Read more + Photos

****

### ODT Online Wed, 28 Dec 2016
Streets of gold: Highgate
Highgate has a fascinating and storied collection of prominent dwellings.

RENFREW HOUSE – 111 Highgate
Thought to have originated as a single-storey bluestone house with a central front door and double hung windows on each side. A second storey was later added. The exterior walls were built of double stone – more than 70cm thick – and the interior walls of double brick. With its wrought iron lacework, it has been described as one of the “finest examples of classic Victorian architecture in Dunedin”. Home of businessman Andrew McFarlane (1842-1904) and his wife Jane Wilson (1847-1920). By the 1890s, the family referred to their home as “Renfrew House”. Architect: credited to Nathaniel Wales (1832-1903), a neighbour.
 
KAWARAU – 204 Highgate
Designed in 1900 for dredging tycoon Alexander McGeorge, this grand residence reflects the fortunes made in Otago’s gold dredging boom of the late 1890s and early 20th century. Trained at Dunedin firm Cossens and Black, McGeorge (1868-1953) held a variety of significant engineering posts. The two-storeyed house is built of brick, has a slate roof, ornate decorative detailing, and features Tudor influences in the half timbering and veranda details. Architect: J.L. Salmond.

FORMER HUXTABLE RESIDENCE – 233 Highgate
This 1907 brick and tile residence designed for Anna and Alexander Huxtable, is a beautifully detailed example of an Edwardian villa, one with historic and architectural significance. Anna Huxtable was granted the land in 1907; a survey on May 15, 1907, indicates the foundations for the new dwelling were already in place at that date. (QV: c.1910?). Alexander Murray Huxtable described himself as both a commercial agent and patent medicine manufacturer. Architect: Edward Walden (1870-1944).

MELROSE – 384 Highgate
Likely designed for lawyer Arthur Nation (1852-1927) around 1876. In October that year, tenders were called for the construction of a “brick cottage” in the suburb of Melrose (a private subdivision in what is now known as Roslyn). However, Nation appears to have built more than a cottage: when his property was offered for sale in 1879 it was described as “a substantially-built and well-finished brick house”, its original features including hand-painted ceilings, timber joinery and stained glass. Architect: credited to John McGregor (1838-1911), and harbour engineer.

Read more + Photos

****

### ODT Online Thu, 29 Dec 2016
Streets of gold: Royal Tce
Royal Terrace has a fascinating and storied collection of prominent dwellings.

DAISY BANK – 12 Royal Tce
Associated with the prominent Hudson family. An Italianate, two-storeyed symmetrical house with a large basement, “Daisy Bank” was built of concrete and wood, circa 1897. Architect: J.A. Burnside (1856-1920).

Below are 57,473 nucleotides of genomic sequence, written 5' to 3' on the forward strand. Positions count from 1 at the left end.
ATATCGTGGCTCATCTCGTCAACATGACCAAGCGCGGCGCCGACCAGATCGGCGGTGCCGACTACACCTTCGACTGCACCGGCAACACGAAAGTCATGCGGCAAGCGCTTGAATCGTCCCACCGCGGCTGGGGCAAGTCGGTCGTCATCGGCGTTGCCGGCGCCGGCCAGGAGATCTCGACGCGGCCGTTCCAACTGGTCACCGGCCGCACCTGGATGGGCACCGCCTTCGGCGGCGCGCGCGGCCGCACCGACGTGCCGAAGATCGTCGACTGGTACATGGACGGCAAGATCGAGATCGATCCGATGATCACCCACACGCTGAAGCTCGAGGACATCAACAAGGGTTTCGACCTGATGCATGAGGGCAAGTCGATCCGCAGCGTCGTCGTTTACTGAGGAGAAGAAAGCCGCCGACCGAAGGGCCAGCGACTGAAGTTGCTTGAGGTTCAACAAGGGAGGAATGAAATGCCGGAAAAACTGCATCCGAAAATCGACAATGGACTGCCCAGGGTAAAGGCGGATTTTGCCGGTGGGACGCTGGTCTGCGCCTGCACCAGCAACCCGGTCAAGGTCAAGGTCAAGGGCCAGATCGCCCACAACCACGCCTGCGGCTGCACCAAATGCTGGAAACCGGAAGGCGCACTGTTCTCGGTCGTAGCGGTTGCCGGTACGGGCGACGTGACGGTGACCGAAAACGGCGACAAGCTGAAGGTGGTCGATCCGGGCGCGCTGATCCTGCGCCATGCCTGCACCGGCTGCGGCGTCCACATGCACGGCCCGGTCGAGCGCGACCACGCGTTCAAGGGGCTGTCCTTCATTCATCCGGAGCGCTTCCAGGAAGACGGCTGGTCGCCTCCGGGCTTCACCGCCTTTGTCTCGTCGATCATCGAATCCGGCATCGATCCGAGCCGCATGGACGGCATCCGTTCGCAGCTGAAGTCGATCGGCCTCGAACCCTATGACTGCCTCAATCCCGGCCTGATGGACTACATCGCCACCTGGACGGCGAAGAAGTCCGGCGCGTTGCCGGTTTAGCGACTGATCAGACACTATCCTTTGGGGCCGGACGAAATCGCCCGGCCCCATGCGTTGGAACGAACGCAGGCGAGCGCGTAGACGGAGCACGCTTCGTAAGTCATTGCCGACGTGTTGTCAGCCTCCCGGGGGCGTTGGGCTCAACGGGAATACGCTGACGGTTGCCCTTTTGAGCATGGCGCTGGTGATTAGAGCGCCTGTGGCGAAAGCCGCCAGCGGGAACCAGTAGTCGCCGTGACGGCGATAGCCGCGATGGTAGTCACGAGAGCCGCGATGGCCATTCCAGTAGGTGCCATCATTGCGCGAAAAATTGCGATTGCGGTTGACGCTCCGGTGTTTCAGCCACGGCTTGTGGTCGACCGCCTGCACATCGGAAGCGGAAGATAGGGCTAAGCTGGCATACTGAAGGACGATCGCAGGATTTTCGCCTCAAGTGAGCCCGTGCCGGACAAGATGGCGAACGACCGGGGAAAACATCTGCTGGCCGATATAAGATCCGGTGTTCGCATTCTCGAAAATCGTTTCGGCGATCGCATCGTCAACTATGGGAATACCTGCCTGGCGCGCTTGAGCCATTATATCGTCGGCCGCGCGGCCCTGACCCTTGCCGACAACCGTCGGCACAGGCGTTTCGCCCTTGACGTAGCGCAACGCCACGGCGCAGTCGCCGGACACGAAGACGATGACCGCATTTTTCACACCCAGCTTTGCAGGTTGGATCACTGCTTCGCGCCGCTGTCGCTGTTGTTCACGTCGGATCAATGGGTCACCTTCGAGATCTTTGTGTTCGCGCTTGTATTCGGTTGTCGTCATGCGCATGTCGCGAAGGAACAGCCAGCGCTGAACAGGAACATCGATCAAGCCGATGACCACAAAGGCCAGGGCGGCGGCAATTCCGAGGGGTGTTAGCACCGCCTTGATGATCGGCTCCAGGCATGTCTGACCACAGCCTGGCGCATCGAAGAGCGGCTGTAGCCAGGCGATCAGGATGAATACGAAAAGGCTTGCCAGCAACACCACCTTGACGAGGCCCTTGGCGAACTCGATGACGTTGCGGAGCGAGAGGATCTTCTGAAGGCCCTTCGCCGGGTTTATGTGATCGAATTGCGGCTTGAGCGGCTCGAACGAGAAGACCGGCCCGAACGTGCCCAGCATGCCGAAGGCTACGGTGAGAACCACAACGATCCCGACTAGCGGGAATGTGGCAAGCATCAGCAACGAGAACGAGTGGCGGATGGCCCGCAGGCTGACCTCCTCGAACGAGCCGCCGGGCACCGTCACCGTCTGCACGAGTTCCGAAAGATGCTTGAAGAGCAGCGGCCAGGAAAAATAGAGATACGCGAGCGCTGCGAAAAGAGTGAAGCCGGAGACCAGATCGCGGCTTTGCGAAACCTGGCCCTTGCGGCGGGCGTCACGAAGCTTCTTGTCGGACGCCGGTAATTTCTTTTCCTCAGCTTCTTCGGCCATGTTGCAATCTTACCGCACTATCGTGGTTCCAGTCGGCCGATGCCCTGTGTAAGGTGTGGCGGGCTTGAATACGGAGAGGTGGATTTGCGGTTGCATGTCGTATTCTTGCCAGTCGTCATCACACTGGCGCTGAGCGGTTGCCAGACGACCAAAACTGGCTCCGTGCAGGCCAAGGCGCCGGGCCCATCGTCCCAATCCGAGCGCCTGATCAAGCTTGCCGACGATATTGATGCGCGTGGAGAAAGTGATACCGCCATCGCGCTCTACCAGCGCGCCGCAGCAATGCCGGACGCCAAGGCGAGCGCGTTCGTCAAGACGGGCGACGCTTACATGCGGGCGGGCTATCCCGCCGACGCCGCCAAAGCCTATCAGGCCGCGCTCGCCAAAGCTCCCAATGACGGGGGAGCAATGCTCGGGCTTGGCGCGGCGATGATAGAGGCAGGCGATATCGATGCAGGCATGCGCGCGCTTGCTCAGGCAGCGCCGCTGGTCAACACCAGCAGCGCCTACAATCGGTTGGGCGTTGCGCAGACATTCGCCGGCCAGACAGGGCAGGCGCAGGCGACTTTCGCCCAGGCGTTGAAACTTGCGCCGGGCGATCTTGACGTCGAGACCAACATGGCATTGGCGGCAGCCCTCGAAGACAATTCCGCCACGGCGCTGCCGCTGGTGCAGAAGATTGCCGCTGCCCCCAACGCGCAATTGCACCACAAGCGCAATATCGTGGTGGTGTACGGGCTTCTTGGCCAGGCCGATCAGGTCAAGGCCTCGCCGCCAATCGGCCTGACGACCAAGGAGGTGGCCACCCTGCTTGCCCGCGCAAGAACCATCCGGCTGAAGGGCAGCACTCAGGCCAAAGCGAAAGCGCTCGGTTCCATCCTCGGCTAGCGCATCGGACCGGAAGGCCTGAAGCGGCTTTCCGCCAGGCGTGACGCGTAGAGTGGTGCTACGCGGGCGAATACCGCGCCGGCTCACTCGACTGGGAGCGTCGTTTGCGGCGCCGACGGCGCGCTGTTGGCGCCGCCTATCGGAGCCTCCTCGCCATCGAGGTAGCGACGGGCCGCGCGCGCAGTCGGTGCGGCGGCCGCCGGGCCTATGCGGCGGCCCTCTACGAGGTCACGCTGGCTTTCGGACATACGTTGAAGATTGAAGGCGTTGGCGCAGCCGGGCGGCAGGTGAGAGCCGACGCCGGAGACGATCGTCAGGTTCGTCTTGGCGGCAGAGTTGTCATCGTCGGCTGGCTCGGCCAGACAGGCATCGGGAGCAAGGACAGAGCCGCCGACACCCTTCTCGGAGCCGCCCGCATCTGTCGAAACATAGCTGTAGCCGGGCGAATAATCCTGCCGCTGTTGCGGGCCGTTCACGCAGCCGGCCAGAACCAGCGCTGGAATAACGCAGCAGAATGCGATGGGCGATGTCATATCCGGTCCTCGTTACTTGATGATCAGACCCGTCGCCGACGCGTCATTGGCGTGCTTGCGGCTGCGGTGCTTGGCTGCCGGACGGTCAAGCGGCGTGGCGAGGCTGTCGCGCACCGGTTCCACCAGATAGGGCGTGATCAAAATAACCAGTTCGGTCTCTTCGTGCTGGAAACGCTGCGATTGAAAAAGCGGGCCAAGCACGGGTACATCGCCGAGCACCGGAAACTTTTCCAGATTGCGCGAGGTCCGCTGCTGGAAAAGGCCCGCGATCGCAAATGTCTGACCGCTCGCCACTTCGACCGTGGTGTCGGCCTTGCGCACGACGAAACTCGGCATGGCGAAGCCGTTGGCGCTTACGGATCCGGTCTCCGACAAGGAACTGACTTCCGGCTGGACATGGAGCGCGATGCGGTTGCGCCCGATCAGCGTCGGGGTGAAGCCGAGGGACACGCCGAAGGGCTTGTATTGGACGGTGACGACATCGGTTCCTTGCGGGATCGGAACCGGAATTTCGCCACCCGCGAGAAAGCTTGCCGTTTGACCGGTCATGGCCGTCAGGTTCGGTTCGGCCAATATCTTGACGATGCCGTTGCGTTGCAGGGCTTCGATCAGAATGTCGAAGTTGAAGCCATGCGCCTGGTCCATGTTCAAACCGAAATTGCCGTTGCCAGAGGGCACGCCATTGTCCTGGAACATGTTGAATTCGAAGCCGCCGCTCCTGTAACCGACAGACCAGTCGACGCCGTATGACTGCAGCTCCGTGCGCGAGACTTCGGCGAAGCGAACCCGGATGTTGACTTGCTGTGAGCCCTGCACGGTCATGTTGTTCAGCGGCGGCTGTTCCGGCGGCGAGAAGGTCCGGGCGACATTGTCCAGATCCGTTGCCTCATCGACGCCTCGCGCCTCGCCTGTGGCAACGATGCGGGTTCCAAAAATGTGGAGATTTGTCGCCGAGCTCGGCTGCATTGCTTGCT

LINDEN – 22 Royal Tce
Built in the 1870s, a two-storied, two-bay Victorian residence of more than 15 rooms, with an exterior comprising plastered triple brick with quoins, foundations of Leith Valley andesite and a slate roof. Associated with the prominent Isaacs and Hudson families. Architect: Mason and Wales (likely Nathaniel Wales).

CLAVERTON – 30 Royal Tce
Associated with prominent local politician and businessman Richard H. Leary and one of New Zealand’s most prominent artistic families, the Hodgkins. Claverton was most likely built in 1877 by local politician and businessman Richard H. Leary (1840-95). Architect: likely Maxwell Bury (1825-1912).

ALYTH – 34 Royal Tce
Built in the 1870s by prominent businessman, community leader and one-time Dunedin mayor Keith Ramsay (1844-1906). Named Alyth after Ramsay’s birth place, the house was completed, at the latest, by March 1875. Architect: Robert Arthur Lawson (1833-1902).

Read more + Photos

****

It doesn’t have to be a mansion located on the high streets….

crabapple-cottage-otago-peninsula-thecuriouskiwi-co-nzCrabapple Cottage, Otago Peninsula [thecuriouskiwi.co.nz]

Lastly, a THOROUGHLY USEFUL guide for those unfamiliar with historic heritage archives, technical sources and search methods.

### ODT Online Fri, 30 Dec 2016
What is your house hiding?
By Kim Dungey
Enjoyed this week’s Streets of Gold series, in which we have profiled various Dunedin houses of historic significance? Fancy playing detective and tracing the history of your home? … In recent years, Heritage New Zealand has run “how to research your home” workshops in Dunedin, Invercargill, Oamaru and Central Otago. The popular seminars have drawn together the sources it uses every day to tell the story of historic places. Archivists say some people want to restore their homes to their original states, are curious about former owners or simply want to know the age of their houses for insurance purposes. Others require archaeological assessments of pre-1901 properties or have reported seeing ghosts in their homes and wanted to work out who they might be. Interested homeowners have a wealth of resources at their fingertips….